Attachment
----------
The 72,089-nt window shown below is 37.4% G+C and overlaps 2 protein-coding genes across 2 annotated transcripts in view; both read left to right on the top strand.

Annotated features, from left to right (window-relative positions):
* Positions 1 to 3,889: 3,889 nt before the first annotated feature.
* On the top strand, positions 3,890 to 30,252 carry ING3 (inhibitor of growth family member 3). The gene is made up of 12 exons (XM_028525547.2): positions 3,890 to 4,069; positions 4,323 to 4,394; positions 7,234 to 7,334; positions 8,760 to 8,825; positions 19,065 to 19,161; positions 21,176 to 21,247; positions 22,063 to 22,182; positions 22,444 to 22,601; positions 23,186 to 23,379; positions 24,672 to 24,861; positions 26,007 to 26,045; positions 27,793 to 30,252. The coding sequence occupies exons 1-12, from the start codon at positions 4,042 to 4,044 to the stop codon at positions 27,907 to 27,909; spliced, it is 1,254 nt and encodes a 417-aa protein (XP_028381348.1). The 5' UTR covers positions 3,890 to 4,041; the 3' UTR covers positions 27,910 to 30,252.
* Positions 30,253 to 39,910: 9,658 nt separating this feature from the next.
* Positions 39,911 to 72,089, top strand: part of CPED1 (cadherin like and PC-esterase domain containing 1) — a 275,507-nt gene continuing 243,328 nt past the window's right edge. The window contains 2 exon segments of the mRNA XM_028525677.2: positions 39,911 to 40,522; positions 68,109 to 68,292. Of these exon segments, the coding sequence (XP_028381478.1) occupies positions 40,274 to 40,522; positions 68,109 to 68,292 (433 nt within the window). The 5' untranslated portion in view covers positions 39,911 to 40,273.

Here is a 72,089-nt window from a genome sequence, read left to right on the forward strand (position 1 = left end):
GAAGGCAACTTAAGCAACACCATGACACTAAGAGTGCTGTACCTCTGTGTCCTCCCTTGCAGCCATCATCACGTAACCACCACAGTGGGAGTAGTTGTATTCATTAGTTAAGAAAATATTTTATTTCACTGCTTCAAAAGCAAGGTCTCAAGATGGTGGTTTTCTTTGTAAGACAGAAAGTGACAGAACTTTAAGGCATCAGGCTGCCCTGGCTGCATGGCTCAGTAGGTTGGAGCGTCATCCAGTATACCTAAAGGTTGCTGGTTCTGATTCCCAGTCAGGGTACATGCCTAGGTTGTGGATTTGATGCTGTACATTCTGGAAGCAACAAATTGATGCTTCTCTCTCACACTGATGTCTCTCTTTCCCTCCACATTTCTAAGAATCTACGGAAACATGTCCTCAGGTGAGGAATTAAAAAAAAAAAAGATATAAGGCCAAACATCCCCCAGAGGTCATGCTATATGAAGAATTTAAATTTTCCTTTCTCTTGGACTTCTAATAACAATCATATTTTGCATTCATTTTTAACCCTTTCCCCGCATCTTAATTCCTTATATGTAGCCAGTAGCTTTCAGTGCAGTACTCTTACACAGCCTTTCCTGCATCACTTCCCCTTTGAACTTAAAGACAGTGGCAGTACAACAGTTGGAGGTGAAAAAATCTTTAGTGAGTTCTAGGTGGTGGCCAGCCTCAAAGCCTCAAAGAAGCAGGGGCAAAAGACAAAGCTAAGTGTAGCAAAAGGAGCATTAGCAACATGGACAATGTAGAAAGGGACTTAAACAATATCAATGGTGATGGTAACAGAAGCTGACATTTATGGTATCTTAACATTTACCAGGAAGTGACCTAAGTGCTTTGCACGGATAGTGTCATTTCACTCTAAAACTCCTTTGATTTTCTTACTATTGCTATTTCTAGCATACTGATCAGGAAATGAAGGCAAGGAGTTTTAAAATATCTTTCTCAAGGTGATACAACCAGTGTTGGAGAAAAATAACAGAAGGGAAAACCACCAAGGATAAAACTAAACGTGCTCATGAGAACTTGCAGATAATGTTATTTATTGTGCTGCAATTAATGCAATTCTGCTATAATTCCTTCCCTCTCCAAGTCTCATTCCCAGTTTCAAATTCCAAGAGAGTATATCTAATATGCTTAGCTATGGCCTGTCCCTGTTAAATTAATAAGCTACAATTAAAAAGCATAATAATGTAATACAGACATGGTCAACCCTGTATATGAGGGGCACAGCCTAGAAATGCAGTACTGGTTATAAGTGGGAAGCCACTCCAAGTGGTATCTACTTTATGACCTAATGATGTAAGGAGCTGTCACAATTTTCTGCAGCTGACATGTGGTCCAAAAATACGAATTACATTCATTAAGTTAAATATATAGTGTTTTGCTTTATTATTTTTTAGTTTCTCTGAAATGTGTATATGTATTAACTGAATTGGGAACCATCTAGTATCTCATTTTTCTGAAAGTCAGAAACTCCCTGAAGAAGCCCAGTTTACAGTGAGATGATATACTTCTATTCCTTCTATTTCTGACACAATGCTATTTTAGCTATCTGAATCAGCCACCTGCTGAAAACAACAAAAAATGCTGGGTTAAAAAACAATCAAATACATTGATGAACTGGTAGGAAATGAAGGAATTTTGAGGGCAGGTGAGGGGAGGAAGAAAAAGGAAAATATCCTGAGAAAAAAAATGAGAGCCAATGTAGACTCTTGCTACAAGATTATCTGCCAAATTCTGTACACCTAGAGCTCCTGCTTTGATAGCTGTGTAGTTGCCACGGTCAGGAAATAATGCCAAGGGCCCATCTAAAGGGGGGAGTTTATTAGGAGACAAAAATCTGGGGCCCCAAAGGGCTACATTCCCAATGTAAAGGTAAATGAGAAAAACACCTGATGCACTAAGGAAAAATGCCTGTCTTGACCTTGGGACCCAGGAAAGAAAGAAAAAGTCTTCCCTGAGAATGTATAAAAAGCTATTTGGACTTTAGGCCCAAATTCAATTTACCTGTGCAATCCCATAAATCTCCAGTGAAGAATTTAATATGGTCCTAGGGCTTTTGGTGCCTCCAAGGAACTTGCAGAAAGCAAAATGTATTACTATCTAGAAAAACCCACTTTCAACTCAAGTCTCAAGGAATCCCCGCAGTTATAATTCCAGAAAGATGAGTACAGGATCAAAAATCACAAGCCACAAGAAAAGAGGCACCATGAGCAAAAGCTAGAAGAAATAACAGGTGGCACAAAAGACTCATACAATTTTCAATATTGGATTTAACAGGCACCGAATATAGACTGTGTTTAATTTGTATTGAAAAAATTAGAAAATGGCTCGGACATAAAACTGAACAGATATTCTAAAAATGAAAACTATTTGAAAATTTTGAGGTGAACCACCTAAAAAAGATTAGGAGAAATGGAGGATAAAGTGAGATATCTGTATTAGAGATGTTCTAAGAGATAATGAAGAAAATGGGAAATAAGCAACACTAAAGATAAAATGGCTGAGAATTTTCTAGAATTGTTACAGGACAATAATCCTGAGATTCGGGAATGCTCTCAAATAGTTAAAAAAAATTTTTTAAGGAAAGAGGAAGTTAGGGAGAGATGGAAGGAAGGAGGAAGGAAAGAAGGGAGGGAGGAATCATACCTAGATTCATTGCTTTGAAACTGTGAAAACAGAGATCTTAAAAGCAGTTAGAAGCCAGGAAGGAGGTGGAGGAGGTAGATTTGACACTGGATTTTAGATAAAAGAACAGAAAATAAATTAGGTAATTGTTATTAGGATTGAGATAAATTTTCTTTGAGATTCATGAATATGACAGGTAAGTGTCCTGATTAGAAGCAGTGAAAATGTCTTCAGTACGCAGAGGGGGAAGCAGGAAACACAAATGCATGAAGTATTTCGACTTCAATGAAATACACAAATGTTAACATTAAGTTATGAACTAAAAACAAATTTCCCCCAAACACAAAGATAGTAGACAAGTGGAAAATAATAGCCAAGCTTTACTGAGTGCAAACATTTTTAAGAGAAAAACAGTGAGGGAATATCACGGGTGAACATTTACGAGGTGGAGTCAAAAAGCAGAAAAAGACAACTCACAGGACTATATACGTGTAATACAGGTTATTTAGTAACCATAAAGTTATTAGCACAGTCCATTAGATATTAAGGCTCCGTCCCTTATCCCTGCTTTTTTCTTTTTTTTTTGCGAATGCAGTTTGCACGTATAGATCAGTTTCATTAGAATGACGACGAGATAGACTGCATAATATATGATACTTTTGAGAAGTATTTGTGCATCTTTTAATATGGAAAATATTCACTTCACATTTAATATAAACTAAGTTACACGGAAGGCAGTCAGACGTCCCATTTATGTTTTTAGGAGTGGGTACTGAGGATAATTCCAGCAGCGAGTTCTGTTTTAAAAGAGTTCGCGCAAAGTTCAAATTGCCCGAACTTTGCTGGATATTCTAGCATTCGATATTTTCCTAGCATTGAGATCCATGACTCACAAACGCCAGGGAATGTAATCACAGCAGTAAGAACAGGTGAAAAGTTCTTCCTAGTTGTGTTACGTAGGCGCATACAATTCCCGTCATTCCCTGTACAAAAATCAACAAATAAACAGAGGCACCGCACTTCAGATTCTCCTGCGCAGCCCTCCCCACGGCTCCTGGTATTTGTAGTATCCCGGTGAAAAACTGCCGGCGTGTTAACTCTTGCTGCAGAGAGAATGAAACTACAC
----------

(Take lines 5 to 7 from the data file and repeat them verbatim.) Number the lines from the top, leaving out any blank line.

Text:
* Positions 30,253 to 39,910: 9,658 nt separating this feature from the next.
* Positions 39,911 to 72,089, top strand: part of CPED1 (cadherin like and PC-esterase domain containing 1) — a 275,507-nt gene continuing 243,328 nt past the window's right edge. The window contains 2 exon segments of the mRNA XM_028525677.2: positions 39,911 to 40,522; positions 68,109 to 68,292. Of these exon segments, the coding sequence (XP_028381478.1) occupies positions 40,274 to 40,522; positions 68,109 to 68,292 (433 nt within the window). The 5' untranslated portion in view covers positions 39,911 to 40,273.

Here is a 72,089-nt window from a genome sequence, read left to right on the forward strand (position 1 = left end):